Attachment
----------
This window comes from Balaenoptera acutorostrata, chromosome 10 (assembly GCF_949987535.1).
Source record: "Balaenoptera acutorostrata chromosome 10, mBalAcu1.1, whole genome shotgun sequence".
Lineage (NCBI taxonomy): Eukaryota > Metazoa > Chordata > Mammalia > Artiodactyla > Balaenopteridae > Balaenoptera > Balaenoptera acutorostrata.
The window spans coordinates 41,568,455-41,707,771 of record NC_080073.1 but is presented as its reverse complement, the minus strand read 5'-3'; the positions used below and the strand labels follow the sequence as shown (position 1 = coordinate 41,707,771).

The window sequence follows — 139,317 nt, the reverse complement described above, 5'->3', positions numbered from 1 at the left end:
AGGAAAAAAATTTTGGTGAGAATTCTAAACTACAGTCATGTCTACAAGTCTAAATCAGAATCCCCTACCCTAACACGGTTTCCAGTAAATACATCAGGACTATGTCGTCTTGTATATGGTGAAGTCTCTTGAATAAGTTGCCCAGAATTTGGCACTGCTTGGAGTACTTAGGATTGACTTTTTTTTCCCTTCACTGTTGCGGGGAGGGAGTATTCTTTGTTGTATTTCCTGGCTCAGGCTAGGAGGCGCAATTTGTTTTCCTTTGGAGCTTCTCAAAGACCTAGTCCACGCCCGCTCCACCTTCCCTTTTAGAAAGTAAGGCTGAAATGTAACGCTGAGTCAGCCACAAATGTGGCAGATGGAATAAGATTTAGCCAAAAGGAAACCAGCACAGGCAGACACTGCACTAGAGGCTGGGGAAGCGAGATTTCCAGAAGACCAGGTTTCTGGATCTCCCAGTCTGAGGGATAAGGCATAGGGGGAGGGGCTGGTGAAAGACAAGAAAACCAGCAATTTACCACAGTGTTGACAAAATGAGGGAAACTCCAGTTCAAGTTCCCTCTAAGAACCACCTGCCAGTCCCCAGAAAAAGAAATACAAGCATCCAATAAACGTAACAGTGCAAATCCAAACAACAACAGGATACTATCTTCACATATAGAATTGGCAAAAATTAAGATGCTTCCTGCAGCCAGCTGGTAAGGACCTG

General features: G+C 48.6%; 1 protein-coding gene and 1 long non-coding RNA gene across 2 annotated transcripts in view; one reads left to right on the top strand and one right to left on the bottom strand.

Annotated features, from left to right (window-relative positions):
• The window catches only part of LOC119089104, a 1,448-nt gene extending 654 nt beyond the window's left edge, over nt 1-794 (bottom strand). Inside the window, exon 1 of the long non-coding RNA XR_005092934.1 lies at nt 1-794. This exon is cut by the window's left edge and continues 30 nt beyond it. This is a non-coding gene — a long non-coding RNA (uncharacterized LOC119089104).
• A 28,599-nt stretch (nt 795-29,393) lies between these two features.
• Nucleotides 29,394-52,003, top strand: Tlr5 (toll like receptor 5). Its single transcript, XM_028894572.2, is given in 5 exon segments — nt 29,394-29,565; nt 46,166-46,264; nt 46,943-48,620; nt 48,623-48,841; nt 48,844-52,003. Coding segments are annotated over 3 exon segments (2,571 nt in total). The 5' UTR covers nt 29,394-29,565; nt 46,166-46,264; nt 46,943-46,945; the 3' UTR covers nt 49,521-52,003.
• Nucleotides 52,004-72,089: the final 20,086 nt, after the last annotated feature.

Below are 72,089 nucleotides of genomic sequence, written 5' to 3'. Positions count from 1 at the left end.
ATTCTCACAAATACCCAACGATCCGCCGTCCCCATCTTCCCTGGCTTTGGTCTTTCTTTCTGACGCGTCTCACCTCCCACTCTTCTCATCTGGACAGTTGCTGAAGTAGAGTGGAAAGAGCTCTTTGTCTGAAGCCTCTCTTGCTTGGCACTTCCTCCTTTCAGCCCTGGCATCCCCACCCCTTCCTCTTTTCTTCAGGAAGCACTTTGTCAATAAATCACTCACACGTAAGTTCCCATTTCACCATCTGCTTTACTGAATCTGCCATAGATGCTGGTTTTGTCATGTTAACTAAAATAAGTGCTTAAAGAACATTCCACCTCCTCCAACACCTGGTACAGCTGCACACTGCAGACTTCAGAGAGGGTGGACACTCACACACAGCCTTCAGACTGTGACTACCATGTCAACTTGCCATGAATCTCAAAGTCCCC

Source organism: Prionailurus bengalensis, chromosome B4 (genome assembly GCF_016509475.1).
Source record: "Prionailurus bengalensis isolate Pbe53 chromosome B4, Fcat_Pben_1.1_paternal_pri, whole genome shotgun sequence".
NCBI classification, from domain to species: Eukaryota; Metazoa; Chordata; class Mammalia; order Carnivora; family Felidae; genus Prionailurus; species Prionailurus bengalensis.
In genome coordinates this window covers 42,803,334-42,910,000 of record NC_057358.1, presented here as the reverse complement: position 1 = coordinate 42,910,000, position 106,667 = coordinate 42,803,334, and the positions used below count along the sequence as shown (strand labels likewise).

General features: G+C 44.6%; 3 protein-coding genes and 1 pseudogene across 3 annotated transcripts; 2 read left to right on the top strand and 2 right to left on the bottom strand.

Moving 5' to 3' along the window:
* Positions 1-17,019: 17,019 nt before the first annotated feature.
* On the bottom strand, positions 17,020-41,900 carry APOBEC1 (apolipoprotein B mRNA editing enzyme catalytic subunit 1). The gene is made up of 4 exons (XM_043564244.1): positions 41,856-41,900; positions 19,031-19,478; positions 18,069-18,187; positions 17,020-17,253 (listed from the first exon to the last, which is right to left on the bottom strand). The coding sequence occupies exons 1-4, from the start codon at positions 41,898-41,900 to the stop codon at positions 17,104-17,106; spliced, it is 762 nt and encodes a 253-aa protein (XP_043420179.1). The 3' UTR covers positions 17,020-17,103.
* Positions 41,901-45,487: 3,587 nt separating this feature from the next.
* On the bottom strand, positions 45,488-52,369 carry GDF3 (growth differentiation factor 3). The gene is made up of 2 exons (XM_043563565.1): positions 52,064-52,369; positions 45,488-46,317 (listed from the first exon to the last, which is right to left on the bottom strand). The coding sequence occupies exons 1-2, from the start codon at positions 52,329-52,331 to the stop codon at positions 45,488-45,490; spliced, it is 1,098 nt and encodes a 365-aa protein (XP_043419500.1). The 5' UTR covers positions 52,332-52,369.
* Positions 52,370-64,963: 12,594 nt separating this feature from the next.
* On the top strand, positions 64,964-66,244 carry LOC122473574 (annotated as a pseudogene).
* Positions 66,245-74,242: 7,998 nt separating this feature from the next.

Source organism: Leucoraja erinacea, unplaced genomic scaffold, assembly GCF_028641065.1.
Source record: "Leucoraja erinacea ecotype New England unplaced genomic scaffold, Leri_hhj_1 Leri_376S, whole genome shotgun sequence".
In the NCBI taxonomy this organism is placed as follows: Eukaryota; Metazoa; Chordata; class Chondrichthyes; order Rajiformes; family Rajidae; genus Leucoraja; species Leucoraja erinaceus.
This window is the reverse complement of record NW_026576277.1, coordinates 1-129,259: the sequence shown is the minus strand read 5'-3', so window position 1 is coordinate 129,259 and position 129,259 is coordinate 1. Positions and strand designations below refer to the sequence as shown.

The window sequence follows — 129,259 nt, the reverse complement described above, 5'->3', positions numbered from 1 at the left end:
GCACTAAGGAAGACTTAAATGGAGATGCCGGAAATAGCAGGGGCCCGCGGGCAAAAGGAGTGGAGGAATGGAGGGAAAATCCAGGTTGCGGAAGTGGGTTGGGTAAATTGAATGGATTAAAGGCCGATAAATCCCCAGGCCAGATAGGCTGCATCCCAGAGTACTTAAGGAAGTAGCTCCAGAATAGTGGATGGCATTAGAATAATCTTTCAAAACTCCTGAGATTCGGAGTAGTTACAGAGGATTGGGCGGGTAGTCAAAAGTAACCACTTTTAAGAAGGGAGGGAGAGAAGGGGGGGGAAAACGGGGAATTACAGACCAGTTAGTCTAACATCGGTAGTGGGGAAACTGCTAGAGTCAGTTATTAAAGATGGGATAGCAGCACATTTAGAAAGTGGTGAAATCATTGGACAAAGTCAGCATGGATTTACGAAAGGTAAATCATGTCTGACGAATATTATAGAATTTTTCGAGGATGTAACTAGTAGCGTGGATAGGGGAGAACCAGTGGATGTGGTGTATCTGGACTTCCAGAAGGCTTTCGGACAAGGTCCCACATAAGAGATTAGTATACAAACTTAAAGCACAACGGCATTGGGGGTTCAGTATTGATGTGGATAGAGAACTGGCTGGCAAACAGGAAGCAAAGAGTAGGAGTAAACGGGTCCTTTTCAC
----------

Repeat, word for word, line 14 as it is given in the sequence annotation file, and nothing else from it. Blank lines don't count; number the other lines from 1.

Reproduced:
ATTCTCACAAATACCCAACGATCCGCCGTCCCCATCTTCCCTGGCTTTGGTCTTTCTTTCTGACGCGTCTCACCTCCCACTCTTCTCATCTGGACAGTTGCTGAAGTAGAGTGGAAAGAGCTCTTTGTCTGAAGCCTCTCTTGCTTGGCACTTCCTCCTTTCAGCCCTGGCATCCCCACCCCTTCCTCTTTTCTTCAGGAAGCACTTTGTCAATAAATCACTCACACGTAAGTTCCCATTTCACCATCTGCTTTACTGAATCTGCCATAGATGCTGGTTTTGTCATGTTAACTAAAATAAGTGCTTAAAGAACATTCCACCTCCTCCAACACCTGGTACAGCTGCACACTGCAGACTTCAGAGAGGGTGGACACTCACACACAGCCTTCAGACTGTGACTACCATGTCAACTTGCCATGAATCTCAAAGTCCCC